Saturday , June 22 2024

Oil steadies as ceasefire eludes Hamas & Israel


HOUSTON/ LONDON/ CAIRO: Oil futures ended largely unchanged on Monday as a ceasefire agreement between Hamas and Israel continued to elude negotiators.

Both crude oil benchmarks settled 37 cents, or 0.5%, higher with Brent crude futures at $83.33 a barrel and US West Texas Intermediate crude futures (WTI) at $78.48 a barrel.

Last week, both contracts posted their steepest weekly loss in three months, with Brent falling more than 7% and WTI down 6.8%, as investors weighed weak US jobs data and the possible timing of a Federal Reserve interest rate cut.

Throughout trading on Monday, global benchmark Brent climbed and then retreated on prospects for a ceasefire, reaching a high of $83.83 and a low of $82.77.

“(A possible agreement) took some air out of the oil market,” said Andrew Lipow, president of Lipow Oil Associates. “Any ceasefire agreement would lessen the tension in the Middle East.

An Israeli official said the ceasefire proposal from Egypt that Hamas accepted had some far-reaching aspects that were unacceptable.

Hamas has demanded for an end to the war in exchange for the freeing of hostages and Israel appeared poised to launch a long-threatened assault in the southern Gaza Strip.

“Markets are a little jaded about geopolitical risk from the war,” said John Kilduff, partner with Again Capital. “I think you’re going to have to see more kinetic activity to move the markets.”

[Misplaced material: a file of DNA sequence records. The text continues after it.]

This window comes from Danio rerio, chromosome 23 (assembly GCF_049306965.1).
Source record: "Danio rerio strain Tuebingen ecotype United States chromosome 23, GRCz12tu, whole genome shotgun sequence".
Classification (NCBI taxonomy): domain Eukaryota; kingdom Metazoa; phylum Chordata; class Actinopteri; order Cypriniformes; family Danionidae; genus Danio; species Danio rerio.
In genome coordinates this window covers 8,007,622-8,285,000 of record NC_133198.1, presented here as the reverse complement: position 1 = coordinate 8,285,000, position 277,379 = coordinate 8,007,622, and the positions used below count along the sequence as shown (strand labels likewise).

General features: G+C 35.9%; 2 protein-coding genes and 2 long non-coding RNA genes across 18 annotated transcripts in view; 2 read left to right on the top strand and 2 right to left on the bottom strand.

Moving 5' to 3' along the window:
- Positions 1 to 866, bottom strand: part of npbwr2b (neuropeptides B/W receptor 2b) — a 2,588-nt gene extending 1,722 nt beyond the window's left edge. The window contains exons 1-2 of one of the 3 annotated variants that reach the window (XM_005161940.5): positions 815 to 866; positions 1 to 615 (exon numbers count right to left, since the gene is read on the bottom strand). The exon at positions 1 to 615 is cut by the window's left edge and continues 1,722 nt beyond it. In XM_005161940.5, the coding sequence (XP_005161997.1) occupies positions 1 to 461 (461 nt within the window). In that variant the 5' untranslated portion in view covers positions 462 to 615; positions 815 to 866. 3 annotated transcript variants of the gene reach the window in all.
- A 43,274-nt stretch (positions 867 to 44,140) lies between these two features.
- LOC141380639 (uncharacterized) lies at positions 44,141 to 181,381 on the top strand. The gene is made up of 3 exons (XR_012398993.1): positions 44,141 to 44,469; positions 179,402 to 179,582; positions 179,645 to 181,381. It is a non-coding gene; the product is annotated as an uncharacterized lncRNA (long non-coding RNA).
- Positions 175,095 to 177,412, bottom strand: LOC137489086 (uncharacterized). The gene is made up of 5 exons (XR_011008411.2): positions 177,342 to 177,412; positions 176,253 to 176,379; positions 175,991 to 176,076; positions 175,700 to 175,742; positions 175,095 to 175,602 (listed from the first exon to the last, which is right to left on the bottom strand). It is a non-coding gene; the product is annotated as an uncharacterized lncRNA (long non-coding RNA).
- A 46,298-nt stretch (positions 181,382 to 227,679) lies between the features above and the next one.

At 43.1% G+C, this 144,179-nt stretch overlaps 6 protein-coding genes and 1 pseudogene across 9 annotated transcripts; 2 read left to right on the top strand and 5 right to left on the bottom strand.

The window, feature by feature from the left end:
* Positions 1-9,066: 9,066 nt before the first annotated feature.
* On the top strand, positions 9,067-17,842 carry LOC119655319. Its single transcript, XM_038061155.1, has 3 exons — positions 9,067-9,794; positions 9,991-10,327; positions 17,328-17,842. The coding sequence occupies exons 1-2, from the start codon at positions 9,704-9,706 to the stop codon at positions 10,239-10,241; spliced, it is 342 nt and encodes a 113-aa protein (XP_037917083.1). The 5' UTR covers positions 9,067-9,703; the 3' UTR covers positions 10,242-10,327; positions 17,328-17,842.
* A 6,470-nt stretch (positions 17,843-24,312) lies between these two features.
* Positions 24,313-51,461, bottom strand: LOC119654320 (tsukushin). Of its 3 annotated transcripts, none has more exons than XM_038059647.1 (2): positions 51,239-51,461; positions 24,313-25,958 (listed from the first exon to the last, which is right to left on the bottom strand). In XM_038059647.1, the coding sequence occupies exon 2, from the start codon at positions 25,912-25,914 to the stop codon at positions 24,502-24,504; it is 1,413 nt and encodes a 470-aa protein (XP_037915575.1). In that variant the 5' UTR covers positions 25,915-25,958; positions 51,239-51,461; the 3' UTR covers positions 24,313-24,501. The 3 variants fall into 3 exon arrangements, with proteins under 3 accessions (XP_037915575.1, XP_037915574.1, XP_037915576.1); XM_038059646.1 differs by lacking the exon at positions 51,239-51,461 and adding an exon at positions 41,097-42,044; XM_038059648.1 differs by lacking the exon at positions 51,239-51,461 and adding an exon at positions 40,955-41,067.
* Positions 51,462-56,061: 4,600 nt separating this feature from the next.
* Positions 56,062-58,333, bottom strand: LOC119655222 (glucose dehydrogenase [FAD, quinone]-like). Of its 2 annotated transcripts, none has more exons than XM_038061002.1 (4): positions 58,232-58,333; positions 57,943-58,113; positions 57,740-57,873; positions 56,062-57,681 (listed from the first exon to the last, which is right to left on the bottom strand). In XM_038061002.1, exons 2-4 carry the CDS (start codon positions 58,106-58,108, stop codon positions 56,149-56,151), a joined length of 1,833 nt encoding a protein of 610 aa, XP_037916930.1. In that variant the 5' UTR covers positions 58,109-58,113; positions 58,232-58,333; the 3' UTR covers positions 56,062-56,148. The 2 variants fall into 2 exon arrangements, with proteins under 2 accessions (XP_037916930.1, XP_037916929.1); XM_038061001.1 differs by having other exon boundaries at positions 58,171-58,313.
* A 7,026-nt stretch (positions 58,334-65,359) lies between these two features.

Also supporting oil was Saudi Arabia’s move to raise the official selling prices for its crude sold to Asia, Northwest Europe and the Mediterranean in June, signaling expectations of strong demand this summer.

Lipow said he expects the Organization of the Petroleum Exporting Countries and its allies (OPEC+) will announce at meetings in June plans to continue production cuts in the third quarter.

In China, the world’s largest crude importer, services activity remained in expansionary territory for the 16th straight month, while growth in new orders accelerated and business sentiment rose solidly, boosting hopes of a sustained economic recovery.

Oil steadied on Tuesday as weakness in the physical market countered concern about conflict in the Middle East as Israel stepped up attacks in southern Gaza and a ceasefire deal between Hamas and Israel hung in the balance.

The Israeli military seized control of the Rafah border crossing between the Gaza Strip and Egypt and its tanks pushed into the southern Gazan town of Rafah, as mediators struggled to secure a ceasefire agreement.

Brent crude futures were down 7 cents to $83.26 a barrel at 0950 GMT, while US West Texas Intermediate (WTI) crude futures were unchanged at $78.48.

“Truce remains elusive, and even if it is reached the question remains whether Houthi hostilities in the Red Sea would cease and the Suez Canal would reopen, significantly mitigating the risk of shipping throughout the region,” said Tamas Varga of oil broker PVM. “I believe the lack of optimism of the past few days is more the result of genuine weakness in the physical markets,” he added.

In a sign of easing concern that supply could tighten, the premium of the first-month Brent contract to the six-month contract slipped to $2.95 a barrel on Monday, the lowest since mid-February, and was near that level on Tuesday.

On Monday crude settled higher, partly reversing last week’s drop. Brent and WTI had registered their steepest weekly losses in three months as the market focused on weak US jobs data and the possible timing of a Federal Reserve interest rate cut. (Int’l Monitoring Desk)

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